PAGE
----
Whether you realize it or not, your habits are essentially the backbone of your existence and directly reveal your current place in life. Your life, good or bad, is the accumulation of the habits you’ve built over the years. So the quickest way to improve your life is to build new habits or change current ones.
What is a habit? It’s the shit you do routinely (probably daily) that you don’t think twice about doing; you just do it. For some, going to the gym is a habit. For others, stretching, journaling, watching TV, or reading is.
We sometimes come across good ideas for new habits we want to implement, and immediately we’re 110% and spending 30 minutes a day on it. Then, before a month is over, we’re back to square zero. Why? Why do humans find it so hard to build a habit and keep it? It’s something like 21 days in a row of doing the same thing for a habit to form, but we’re out before 12.
Here’s the problem – we tend to aim for the moon. We choose a habit that requires a lot of time and energy. Then when we have trouble executing it, it’s tossed in the trash like a greasy pizza box. I’ve always wondered about why this happens, and then it hit me.
We treat new habits like a diet.
How many times have you started a diet, slipped up multiple times, gotten frustrated and called it quits? After feeling disgusted with your no-fucks-given meal plan, you switch over to the Whole30 bandwagon. Then on day 31, you eat an entire pizza. Totally not the point. Starting a hardcore diet is the opposite of quitting cold turkey; instead of dropping something like smoking, you just instill some crazy hardcore patterns.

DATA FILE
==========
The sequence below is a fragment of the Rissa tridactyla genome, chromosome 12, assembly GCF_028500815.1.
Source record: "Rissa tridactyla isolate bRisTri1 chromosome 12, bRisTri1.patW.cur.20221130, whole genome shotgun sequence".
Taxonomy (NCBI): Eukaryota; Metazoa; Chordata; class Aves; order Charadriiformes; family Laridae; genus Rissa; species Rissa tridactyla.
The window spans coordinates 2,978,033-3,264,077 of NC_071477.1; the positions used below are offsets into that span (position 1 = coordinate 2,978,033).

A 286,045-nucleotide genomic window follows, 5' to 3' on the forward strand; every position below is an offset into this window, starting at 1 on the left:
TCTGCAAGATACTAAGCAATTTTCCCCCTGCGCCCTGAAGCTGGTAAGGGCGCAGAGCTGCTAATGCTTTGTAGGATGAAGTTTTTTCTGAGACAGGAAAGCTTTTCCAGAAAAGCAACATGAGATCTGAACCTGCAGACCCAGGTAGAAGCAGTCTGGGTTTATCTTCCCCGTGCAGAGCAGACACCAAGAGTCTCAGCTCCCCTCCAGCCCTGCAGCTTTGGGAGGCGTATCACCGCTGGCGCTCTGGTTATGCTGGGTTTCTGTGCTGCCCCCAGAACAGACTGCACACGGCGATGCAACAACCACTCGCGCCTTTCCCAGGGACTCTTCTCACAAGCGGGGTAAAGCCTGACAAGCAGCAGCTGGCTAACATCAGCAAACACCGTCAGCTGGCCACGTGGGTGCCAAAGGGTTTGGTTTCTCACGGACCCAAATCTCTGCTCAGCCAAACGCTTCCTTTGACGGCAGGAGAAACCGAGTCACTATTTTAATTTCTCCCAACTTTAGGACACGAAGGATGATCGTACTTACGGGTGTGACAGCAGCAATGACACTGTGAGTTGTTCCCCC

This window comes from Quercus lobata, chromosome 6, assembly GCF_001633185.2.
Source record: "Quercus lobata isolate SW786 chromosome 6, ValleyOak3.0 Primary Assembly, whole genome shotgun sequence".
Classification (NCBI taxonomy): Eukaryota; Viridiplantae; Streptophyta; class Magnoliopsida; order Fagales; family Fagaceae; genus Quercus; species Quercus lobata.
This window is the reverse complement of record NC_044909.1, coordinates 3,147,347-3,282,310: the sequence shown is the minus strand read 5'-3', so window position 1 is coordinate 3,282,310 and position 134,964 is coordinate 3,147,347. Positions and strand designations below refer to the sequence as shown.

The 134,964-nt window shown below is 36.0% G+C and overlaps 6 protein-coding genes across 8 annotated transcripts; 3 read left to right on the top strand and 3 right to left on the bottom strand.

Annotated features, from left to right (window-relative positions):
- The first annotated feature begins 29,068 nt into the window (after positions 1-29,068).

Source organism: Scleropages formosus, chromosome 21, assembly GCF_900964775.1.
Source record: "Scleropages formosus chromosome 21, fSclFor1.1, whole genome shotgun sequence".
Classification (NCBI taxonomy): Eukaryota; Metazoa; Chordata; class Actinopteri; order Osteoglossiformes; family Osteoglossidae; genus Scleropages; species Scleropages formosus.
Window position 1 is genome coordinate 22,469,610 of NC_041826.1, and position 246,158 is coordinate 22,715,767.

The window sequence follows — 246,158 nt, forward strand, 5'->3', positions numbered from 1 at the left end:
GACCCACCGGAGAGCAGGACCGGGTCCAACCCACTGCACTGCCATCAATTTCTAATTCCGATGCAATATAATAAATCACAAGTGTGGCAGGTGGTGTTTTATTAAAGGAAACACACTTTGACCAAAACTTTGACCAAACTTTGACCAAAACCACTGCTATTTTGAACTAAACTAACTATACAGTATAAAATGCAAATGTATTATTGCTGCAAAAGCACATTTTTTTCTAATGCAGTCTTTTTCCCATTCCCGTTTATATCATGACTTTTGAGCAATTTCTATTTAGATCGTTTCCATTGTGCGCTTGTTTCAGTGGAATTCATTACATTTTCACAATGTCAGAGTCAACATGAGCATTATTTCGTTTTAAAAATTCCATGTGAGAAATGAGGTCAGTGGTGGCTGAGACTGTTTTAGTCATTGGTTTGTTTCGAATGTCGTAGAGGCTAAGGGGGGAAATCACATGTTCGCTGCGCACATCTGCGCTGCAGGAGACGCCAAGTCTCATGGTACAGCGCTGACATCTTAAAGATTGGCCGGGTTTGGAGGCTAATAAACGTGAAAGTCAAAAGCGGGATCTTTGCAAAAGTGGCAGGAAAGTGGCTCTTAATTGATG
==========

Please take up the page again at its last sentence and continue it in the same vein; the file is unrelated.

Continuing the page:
So please, don’t treat a habit like a diet. Because first of all, diet is the wrong word; you want a lifestyle change, not a quick fix. Building a habit is no different. If you want to start meditating, don’t sit there for 1 hour 43 minutes on your first attempt.
How To Implement or Build a New Habit
Ease Into It
Trying to go super strict on a habit will more than likely lead to failure. Instead, aim to implement it in phases. The sugar example is good – if you find yourself eating dessert after every meal, try holding off from eating sweets after one meal for the first week. Then maybe add the ban on sweets every other day from another meal. And so on.
Let’s say you want to add daily stretching to your routine because you’re about as stiff as a U.S. Congressman from the Northeast. More than likely, you’ve never stretched before. What gave you the idea that suddenly stretching for 30 minutes a day with 54 unique moves would lead to ultimate success? Try 5 minutes, and then gradually build the habit upon that. Meditation is another great example. You keep hearing 20 minutes a day minimum, and all you can think about is that you’re supposed to sit there in silence for the duration of a basic cable sitcom. Try 10 deep breaths, then 5 minutes, then ramp that shit up. This way, the small wins and effort set you up for ultimate success and results.
Focus on the Effort
If you focus on the effort instead of the results, the results will eventually follow. Trying to envision the outcome when you’re starting a daily habit is too overwhelming. Give yourself credit for completing a day at a time.
Don’t Be Too Hard On Yourself
We all fuck up and get off track. Take note, acknowledge it, and get back to it. Don’t let a slipup ruin the gravy train.
For the Lucky Few
Before I get yelled at, yes it is possible to immediately implement a fairly rigorous habit in full and keep it up. But this takes discipline – the kind the average Joe doesn’t have. Make it easier on yourself by working your way up, and you’ll find that you won’t crash your way down.